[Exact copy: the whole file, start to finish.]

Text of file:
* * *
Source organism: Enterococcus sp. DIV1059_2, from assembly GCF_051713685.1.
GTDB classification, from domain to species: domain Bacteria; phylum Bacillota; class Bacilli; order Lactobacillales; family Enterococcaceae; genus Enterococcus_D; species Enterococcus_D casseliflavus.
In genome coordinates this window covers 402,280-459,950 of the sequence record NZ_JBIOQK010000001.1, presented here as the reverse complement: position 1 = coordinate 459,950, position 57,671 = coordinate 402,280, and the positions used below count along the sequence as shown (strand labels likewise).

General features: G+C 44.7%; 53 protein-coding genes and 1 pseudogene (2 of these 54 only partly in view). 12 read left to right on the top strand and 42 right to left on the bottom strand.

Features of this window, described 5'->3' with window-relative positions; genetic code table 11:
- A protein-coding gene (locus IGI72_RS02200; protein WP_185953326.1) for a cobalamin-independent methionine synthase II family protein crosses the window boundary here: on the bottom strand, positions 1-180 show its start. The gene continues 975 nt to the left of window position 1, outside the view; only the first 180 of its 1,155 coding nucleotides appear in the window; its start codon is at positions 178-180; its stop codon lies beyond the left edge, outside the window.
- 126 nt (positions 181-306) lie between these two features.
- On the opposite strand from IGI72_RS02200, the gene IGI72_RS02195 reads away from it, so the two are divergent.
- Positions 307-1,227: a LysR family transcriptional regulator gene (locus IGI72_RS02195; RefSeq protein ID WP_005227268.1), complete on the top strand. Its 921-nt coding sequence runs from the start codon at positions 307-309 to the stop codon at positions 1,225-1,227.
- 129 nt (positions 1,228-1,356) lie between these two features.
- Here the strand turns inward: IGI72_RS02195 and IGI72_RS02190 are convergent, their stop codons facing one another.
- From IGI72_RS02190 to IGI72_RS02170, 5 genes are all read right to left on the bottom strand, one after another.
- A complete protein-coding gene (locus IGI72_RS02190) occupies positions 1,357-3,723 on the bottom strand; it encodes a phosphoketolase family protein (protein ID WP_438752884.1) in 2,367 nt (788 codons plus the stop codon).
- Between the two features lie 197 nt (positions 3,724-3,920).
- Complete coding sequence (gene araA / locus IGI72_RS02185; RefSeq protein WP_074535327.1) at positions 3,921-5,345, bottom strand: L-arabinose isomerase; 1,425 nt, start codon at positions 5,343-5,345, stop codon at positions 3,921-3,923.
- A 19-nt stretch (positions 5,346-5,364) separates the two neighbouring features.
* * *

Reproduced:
Source organism: Enterococcus sp. DIV1059_2, from assembly GCF_051713685.1.
GTDB classification, from domain to species: domain Bacteria; phylum Bacillota; class Bacilli; order Lactobacillales; family Enterococcaceae; genus Enterococcus_D; species Enterococcus_D casseliflavus.
In genome coordinates this window covers 402,280-459,950 of the sequence record NZ_JBIOQK010000001.1, presented here as the reverse complement: position 1 = coordinate 459,950, position 57,671 = coordinate 402,280, and the positions used below count along the sequence as shown (strand labels likewise).

General features: G+C 44.7%; 53 protein-coding genes and 1 pseudogene (2 of these 54 only partly in view). 12 read left to right on the top strand and 42 right to left on the bottom strand.

Features of this window, described 5'->3' with window-relative positions; genetic code table 11:
- A protein-coding gene (locus IGI72_RS02200; protein WP_185953326.1) for a cobalamin-independent methionine synthase II family protein crosses the window boundary here: on the bottom strand, positions 1-180 show its start. The gene continues 975 nt to the left of window position 1, outside the view; only the first 180 of its 1,155 coding nucleotides appear in the window; its start codon is at positions 178-180; its stop codon lies beyond the left edge, outside the window.
- 126 nt (positions 181-306) lie between these two features.
- On the opposite strand from IGI72_RS02200, the gene IGI72_RS02195 reads away from it, so the two are divergent.
- Positions 307-1,227: a LysR family transcriptional regulator gene (locus IGI72_RS02195; RefSeq protein ID WP_005227268.1), complete on the top strand. Its 921-nt coding sequence runs from the start codon at positions 307-309 to the stop codon at positions 1,225-1,227.
- 129 nt (positions 1,228-1,356) lie between these two features.
- Here the strand turns inward: IGI72_RS02195 and IGI72_RS02190 are convergent, their stop codons facing one another.
- From IGI72_RS02190 to IGI72_RS02170, 5 genes are all read right to left on the bottom strand, one after another.
- A complete protein-coding gene (locus IGI72_RS02190) occupies positions 1,357-3,723 on the bottom strand; it encodes a phosphoketolase family protein (protein ID WP_438752884.1) in 2,367 nt (788 codons plus the stop codon).
- Between the two features lie 197 nt (positions 3,724-3,920).
- Complete coding sequence (gene araA / locus IGI72_RS02185; RefSeq protein WP_074535327.1) at positions 3,921-5,345, bottom strand: L-arabinose isomerase; 1,425 nt, start codon at positions 5,343-5,345, stop codon at positions 3,921-3,923.
- A 19-nt stretch (positions 5,346-5,364) separates the two neighbouring features.